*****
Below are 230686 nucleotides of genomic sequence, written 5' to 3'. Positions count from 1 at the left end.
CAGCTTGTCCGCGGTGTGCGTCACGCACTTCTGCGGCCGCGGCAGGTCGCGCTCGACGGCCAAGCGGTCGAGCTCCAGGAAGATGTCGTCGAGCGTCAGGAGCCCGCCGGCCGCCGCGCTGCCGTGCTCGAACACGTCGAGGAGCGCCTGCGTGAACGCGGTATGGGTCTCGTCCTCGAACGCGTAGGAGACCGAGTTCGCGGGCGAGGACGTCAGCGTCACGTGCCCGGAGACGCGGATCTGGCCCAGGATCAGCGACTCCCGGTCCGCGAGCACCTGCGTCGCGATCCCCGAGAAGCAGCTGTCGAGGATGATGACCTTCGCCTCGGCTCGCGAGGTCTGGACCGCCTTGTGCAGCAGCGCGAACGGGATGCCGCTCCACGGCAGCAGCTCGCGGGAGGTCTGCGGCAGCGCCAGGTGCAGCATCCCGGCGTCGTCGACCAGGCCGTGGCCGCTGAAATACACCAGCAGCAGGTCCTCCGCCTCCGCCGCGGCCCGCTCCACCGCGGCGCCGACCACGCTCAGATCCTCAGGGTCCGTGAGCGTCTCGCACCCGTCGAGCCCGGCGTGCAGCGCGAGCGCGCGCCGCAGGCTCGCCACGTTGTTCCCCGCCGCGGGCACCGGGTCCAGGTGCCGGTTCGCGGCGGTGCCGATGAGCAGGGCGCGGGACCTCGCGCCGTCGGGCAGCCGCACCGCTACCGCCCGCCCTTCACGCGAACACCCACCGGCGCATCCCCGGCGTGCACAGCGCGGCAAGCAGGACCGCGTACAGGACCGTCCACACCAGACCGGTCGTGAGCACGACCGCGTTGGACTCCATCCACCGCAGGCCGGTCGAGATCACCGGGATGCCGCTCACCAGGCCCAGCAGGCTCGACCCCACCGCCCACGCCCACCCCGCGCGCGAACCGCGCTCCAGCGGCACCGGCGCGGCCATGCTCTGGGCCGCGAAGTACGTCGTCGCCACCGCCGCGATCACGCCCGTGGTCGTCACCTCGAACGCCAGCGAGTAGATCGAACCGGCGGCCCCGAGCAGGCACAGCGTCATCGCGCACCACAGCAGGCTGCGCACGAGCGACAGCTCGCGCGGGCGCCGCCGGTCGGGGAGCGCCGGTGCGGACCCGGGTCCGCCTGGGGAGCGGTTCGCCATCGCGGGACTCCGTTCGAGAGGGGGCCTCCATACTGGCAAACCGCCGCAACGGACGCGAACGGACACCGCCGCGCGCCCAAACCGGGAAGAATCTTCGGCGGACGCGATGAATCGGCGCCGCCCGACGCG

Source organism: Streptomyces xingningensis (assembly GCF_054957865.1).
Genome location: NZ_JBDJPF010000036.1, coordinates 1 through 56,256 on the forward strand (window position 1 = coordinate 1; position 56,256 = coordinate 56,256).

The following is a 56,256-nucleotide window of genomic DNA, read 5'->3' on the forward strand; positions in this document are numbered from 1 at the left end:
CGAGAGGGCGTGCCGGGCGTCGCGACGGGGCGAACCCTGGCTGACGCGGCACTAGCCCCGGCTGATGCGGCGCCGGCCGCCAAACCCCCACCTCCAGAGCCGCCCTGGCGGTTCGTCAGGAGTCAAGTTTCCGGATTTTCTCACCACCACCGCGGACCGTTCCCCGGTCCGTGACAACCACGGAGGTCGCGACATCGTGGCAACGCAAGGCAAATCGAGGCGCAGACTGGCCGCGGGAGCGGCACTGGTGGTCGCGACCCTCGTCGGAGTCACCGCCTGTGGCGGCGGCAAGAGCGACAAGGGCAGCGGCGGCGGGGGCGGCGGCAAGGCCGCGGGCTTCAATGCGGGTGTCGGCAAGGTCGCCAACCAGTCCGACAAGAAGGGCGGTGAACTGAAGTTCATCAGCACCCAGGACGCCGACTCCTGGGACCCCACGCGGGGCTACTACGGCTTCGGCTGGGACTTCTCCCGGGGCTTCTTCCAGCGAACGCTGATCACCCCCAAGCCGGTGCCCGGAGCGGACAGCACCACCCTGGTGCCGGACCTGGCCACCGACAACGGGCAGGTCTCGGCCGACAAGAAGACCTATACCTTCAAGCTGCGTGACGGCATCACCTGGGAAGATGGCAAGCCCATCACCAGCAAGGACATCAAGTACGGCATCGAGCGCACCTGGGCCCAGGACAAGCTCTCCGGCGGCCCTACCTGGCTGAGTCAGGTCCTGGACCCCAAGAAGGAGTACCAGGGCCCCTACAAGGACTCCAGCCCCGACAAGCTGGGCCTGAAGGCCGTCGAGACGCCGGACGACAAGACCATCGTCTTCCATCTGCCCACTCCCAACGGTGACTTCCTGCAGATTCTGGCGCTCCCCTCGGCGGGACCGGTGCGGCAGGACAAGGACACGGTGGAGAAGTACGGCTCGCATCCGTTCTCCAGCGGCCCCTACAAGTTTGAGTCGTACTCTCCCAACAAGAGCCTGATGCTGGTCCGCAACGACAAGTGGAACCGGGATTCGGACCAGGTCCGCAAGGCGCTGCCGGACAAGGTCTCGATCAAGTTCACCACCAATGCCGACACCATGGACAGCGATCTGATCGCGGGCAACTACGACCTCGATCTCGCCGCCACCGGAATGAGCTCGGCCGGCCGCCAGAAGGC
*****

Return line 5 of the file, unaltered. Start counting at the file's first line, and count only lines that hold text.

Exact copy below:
The following is a 56,256-nucleotide window of genomic DNA, read 5'->3' on the forward strand; positions in this document are numbered from 1 at the left end: